House Speaker Kevin McCarthy (R-Calif.) is grappling with a few reluctant moderate Republicans as he considers pushing for an impeachment inquiry against President Biden.
McCarthy has vowed to hold a floor vote if he decides to plow ahead with an inquiry into the Biden family’s overseas business dealings — and can likely only afford to lose four Republican ayes.
“For me, with respect to impeachment, we’re not there yet,” Rep. Mike Lawler (R-NY) told CNN in an interview last month that aired again Sunday. “It is not about focusing on the impeachment, it is a question of, do the facts and evidence warrant any further action.”
Lawler had one of the narrowest congressional election victories in the 2022 cycle and is facing a competitive reelection in 2024.
He does not appear to be alone.
“I think before we move on to [an] impeachment inquiry … there should be a direct link to the president in some evidence,” Rep. Don Bacon (R-Neb.) said in a recent interview with The Hill. “I think we need to have more concrete evidence to go down that path.”
An unnamed Republican lawmaker, referring to House members pushing for the inquiry, told Fox News last week, “I don’t think they have the votes to get it,” ‘
Speaker McCarthy on Friday said he’d have a vote to formally open an impeachment inquiry on Biden.
But a number of swing-district Republicans aren’t ready to support it.
“We’re not there yet,” Mike Lawler said.
He can only lose four GOP votes.
More from today’s @insidepolitics
— Manu Raju (@mkraju) September 3, 2023
House Speaker Kevin McCarthy needled the press corps before Congress broke for recess for underestimating him.
AFP via Getty Images
So far, it remains unclear exactly how many holdouts there are on an impeachment inquiry, which is a distinct process from formally impeaching a president.
Republicans who vote against an inquiry will contend with the politically uncomfortable position of having to defend Biden.
In theory, the speaker could skip the tradition of holding a floor vote to initiate a formal inquiry, similar to what former Speaker Nancy Pelosi (R-Calif.) did against former President Donald Trump.
But McCarthy has appeared to rule that out.
“To open an impeachment inquiry is a serious matter, and House Republicans would not take it lightly or use it for political purposes,” McCarthy said to Breitbart News in a statement. “That’s why, if we move forward with an impeachment inquiry, it would occur through a vote on the floor of the People’s House and not through a declaration by one person.”
The White House has ripped Republicans for even toying with an impeachment inquiry against President Biden.
McCarthy has not publicly committed to opening an impeachment inquiry but has reportedly dropped hints behind the scenes he could pursue it as soon as the end of this month.
“The thing that holds up whether we do impeachment inquiry — provide us the documents we’re asking,” McCarthy told Fox Business host Larry Kudlow last month, referring to Biden. “The whole determination here is how the Bidens handled this.”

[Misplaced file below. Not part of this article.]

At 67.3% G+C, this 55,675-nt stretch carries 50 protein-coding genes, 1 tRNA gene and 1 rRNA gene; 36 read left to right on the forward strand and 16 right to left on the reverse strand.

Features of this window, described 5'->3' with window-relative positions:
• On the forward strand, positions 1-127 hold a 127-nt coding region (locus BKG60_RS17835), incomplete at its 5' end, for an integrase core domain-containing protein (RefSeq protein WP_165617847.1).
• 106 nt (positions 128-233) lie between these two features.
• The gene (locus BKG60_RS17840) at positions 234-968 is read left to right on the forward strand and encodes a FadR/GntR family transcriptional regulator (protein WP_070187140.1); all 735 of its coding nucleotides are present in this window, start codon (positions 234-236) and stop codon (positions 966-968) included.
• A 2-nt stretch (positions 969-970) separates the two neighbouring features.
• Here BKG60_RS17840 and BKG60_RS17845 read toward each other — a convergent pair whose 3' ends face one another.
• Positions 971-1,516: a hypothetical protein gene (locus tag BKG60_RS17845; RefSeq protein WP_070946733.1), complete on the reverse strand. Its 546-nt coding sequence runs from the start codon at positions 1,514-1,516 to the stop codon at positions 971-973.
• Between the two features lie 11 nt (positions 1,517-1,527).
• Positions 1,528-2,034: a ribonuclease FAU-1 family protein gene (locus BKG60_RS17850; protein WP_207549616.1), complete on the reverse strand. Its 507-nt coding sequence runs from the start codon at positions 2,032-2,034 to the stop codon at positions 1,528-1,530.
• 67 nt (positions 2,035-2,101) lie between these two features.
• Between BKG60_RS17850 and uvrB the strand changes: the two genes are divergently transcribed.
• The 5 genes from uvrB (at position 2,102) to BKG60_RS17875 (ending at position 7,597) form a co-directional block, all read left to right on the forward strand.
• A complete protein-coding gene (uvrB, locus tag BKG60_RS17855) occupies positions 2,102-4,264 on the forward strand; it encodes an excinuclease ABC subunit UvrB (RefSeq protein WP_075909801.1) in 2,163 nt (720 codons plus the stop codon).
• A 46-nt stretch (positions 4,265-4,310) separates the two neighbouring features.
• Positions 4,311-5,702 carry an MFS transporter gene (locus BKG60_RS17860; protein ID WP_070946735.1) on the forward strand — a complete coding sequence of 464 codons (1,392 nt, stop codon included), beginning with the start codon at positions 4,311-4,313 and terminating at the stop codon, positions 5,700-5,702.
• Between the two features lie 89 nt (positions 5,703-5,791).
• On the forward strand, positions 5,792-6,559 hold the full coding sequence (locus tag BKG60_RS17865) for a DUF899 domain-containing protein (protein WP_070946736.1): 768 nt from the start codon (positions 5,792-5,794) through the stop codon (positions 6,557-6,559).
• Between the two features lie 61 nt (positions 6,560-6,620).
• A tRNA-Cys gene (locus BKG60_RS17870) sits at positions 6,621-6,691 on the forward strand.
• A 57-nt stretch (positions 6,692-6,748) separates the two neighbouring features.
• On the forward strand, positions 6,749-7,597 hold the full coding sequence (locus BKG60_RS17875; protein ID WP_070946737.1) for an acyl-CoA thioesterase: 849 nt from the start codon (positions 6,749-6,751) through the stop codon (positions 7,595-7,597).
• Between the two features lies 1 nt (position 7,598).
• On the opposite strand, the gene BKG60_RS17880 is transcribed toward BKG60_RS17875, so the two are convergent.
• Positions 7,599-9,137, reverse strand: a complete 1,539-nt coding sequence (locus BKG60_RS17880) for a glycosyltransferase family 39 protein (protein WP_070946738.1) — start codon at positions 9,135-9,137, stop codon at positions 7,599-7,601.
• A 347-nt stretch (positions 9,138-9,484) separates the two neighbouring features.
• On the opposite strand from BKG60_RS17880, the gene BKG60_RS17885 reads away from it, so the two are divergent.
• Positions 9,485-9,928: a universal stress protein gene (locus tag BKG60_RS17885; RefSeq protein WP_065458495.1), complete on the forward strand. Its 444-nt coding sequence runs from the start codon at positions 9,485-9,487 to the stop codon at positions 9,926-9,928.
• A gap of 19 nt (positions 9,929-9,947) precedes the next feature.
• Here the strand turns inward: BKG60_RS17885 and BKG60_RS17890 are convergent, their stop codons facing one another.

“If they provide us the documents, there wouldn’t be a need for impeachment inquiry. But if they withhold the documents and fight like they have now to not provide to the American public what they deserve to know, we will move forward with impeachment inquiry when we come back into session.”
Further complicating the situation is the government shutdown fight McCarthy is facing.
McCarthy has favored a short-term stopgap measure known as a continuing resolution to keep the government funding past September.
If Congress fails to take action, the government will shut down in October, when the next fiscal year begins.
But some conservative members of his caucus are calling for concessions involving the two issues. For instance, Rep. Marjorie Taylor Greene (R-Ga.) is demanding McCarthy hold an impeachment inquiry vote in exchange for funding the government.
Rep. Marjorie Taylor Greene (R-Ga.) has thrown House Speaker McCarthy lifelines during past battles for the speakership and debt ceiling.
Tonight, I made an announcement directly to my constituents at my Floyd County Town Hall.
I will not vote to fund the government if Congress doesn’t do this:
– Impeachment Inquiry vote on Joe Biden
– Defund Biden’s weaponization of government
– Eliminate all COVID vaccine and…
— Rep. Marjorie Taylor Greene (@RepMTG) August 31, 2023
House Republicans have been homing in on the Biden family’s overseas business dealings.
Still, a large swath of the House GOP caucus appears to be onboard with an impeachment inquiry.
“I think there’s consensus in our conference now that we’re gonna have to go to impeachment inquiry. Obviously, that’ll be Speaker McCarthy’s call,” Oversight Committee Chairman James Comer told Fox News’ Sean Hannity last week.
“I feel like that is imminent.”
Comer has been the point-man in the House GOP investigations of the Biden family’s overseas business dealings, which would be the underpinning of an impeachment.
Given the threadbare 222-to-212 Republican majority, McCarthy can only afford to lose four votes if all members of the lower chamber are present.
The House is slated to gavel back into session next week.

Original Story: McCarthy grapples with reluctant GOPers over Biden impeachment inquiry

By Mark

WordPress Appliance - Powered by TurnKey Linux